Golden Pheasant

Chrysolophus pictus



This bird is smaller than the Pheasant, though its tail is significantly longer. The male is extravagant and easily distinguished; he has a golden-yellow crown, dark green upperparts, predominately red plumage on his body, a yellow rump, and blue on his wings and back. The feathers on the back of his neck are barred yellow and black and he fans them out in display. His tail is buffish with detailed spotted markings. The female lacks the male's colours. She is smaller than him and she has a much shorter tail; she is quite similar looking to a Pheasant. She has intricate black barring on her buffish-brown plumage, including on her belly. The juvenile bird is similar to the female, but the barring is less obvious and the tail is shorter.


This bird is native to the mountains of central China. Birds that are resident in Britain live all year in dense, dark woodland, particularly where the ground is bare. It has been found in some locations in lowland areas such as the Brecklands of East Anglia.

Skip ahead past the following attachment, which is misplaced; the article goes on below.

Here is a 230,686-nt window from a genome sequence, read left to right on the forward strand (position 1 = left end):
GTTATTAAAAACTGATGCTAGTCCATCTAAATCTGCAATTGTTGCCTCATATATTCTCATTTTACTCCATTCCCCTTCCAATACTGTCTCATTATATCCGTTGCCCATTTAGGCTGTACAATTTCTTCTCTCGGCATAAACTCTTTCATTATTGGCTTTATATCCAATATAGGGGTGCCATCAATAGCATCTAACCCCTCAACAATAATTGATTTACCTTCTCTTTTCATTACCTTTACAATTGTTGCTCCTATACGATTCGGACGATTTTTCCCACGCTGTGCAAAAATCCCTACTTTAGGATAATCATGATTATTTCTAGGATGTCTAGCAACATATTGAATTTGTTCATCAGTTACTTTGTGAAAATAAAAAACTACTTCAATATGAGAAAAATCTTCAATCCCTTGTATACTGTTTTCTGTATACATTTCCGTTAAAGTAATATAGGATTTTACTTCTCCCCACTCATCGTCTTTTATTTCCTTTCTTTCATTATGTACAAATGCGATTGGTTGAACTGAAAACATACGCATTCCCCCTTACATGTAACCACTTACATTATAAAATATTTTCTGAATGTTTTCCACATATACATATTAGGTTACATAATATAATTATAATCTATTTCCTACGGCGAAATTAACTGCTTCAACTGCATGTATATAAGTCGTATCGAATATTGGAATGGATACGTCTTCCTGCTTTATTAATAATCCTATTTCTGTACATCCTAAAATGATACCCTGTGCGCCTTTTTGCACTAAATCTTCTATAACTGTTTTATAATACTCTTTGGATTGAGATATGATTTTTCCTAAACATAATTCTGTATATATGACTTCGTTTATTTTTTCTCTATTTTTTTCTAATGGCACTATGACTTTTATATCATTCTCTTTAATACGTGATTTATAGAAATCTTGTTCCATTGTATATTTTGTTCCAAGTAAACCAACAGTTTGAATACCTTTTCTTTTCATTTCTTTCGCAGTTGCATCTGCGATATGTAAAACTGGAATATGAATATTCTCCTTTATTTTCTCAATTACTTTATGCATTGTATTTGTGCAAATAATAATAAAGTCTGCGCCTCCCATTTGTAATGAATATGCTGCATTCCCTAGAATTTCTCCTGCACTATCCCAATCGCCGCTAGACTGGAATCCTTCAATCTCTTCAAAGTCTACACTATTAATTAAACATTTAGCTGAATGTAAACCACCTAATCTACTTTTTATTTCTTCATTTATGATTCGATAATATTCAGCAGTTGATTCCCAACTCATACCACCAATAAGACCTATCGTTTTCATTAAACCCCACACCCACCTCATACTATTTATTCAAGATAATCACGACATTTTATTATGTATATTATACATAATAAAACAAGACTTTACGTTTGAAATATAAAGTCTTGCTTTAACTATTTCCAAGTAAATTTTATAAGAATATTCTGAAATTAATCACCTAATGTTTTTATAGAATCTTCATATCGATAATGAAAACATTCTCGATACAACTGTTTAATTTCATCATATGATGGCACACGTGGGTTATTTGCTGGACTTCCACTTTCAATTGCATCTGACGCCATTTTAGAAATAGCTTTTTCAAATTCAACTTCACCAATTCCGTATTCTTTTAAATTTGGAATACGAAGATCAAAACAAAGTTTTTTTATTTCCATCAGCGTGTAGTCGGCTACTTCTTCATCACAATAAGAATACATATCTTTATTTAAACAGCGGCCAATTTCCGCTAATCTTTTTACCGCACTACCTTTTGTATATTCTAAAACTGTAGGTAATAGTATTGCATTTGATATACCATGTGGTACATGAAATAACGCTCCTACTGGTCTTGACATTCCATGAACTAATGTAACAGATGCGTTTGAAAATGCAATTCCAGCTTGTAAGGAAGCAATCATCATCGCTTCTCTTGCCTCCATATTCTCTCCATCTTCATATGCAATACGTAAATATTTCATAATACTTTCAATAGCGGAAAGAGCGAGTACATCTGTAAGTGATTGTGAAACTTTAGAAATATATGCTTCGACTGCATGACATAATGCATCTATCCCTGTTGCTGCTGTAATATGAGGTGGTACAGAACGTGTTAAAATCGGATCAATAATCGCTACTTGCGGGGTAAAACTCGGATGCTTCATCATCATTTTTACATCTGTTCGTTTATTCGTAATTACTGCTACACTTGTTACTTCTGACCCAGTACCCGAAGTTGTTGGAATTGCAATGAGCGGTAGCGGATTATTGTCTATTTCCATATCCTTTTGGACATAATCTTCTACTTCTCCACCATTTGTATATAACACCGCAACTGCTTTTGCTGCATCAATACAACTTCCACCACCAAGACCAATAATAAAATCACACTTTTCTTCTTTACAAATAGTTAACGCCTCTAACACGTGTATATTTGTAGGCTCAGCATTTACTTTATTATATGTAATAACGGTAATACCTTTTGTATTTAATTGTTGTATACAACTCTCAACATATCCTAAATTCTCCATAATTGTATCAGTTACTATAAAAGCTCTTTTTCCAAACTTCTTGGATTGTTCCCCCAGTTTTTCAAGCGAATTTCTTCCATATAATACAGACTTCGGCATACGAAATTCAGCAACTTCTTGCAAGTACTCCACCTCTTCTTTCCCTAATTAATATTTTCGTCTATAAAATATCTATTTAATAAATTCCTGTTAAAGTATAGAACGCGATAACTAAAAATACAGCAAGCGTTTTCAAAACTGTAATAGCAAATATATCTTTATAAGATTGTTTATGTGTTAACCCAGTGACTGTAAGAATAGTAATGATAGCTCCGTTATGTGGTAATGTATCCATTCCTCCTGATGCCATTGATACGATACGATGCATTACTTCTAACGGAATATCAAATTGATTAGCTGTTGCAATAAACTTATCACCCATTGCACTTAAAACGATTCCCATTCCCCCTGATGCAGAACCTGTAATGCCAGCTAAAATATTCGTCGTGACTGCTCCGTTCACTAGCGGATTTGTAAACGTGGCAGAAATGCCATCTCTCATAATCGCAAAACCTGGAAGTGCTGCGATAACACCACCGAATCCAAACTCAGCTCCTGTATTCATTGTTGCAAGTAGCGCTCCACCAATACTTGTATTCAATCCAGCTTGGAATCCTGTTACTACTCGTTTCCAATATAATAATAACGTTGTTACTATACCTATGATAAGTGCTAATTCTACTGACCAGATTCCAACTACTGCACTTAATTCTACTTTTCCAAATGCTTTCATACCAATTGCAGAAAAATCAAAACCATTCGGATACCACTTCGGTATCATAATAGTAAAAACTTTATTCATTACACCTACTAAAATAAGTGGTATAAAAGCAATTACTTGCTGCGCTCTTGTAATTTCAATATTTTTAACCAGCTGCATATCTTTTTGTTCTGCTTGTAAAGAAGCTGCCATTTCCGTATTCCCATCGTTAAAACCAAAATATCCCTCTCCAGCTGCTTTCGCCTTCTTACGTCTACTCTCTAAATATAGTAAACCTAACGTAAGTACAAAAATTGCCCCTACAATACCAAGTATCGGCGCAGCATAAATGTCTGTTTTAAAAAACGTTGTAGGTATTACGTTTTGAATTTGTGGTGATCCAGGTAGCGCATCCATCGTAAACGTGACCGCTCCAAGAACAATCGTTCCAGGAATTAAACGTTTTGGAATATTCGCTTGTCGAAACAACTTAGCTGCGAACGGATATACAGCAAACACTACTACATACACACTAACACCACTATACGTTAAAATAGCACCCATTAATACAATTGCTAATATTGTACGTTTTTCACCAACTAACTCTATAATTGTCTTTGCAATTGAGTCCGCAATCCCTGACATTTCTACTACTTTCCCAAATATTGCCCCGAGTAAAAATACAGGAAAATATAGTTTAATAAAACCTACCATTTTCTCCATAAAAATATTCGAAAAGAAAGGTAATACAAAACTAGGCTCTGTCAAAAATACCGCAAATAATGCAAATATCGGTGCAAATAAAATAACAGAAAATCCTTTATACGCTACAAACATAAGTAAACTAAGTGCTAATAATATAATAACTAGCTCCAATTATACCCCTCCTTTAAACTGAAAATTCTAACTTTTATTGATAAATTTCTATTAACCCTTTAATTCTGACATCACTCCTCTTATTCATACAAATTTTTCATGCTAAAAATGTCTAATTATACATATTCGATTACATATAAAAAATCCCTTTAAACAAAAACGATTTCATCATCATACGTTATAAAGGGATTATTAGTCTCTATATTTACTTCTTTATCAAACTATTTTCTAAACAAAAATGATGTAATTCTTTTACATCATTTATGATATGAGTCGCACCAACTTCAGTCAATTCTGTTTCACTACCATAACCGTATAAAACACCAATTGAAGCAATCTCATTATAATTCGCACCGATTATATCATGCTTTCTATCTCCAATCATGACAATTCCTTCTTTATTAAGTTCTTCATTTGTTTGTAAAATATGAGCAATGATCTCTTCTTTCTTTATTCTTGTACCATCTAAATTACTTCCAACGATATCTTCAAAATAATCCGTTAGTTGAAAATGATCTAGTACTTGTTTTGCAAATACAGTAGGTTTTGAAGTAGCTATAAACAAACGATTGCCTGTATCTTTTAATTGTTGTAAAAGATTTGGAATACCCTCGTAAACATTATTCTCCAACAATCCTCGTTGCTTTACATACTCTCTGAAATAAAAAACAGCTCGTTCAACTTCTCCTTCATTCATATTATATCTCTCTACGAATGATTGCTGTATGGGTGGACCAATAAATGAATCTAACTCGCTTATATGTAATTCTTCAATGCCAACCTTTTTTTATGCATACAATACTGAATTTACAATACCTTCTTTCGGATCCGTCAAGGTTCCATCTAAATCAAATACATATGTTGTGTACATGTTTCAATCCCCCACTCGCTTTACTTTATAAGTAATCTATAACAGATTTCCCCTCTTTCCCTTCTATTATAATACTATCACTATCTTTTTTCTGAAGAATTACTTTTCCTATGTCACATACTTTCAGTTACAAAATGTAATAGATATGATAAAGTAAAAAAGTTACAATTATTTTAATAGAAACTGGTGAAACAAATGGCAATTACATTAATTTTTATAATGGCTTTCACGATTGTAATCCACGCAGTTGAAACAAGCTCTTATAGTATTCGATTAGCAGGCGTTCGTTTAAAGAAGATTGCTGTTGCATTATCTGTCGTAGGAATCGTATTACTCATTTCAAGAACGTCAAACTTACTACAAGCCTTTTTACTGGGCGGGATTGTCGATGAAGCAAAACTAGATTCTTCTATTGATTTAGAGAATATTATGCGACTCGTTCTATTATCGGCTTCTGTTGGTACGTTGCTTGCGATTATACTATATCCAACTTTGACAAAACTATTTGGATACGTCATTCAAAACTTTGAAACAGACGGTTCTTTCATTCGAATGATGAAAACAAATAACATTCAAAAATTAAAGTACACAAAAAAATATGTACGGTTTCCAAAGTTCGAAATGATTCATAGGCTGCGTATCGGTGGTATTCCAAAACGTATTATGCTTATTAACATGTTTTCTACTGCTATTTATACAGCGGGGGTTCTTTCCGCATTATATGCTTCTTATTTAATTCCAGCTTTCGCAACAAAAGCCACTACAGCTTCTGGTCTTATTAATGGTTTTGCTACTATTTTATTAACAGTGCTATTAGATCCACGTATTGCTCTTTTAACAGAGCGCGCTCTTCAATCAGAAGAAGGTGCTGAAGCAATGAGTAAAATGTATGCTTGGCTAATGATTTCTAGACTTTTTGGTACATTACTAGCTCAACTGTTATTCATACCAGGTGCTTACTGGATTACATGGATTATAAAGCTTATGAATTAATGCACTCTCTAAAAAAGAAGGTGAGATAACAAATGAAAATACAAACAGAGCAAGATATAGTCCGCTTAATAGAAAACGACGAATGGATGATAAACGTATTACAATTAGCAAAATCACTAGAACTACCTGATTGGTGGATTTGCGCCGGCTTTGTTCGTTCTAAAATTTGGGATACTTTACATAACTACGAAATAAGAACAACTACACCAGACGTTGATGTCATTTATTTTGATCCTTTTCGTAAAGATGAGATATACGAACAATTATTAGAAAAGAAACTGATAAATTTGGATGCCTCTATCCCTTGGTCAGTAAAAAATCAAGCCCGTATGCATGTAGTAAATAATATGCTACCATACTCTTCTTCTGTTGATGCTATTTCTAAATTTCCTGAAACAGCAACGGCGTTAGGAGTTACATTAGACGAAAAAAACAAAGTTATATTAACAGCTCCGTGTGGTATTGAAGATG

This is a timid, secretive bird that is challenging to observe in the wild. More likely to run from a predator than take flight, this bird is usually found alone or in small groups of two or three (when not nesting). Mainly solitary for majority of the year, males unite to call and display and create new territories during February; rivals can fight with ferocity.


Not much is known about the diet of this bird, though in China there are records of it eating leaves, buds, insects and spiders.


The female lays 5-12 eggs in April or May and she incubates them for about 23 days. She tends to the young, though they're able to feed themselves; they can rise from the ground at around 12-14 days, though the time of full independence is unknown.


Believed to be approximately 50-100 pairs in Britain, and this small population doesn't migrate or relocate.

Observation Tips

There are gaps in knowledge about this bird, largely because it is difficult to observe and survey. February is the most common time to spot a bird; this is when males are establishing their territories.


Predominately a quiet bird, territorial males utter a shrill crowing that sounds like 'chak' or 'cha-chak'.
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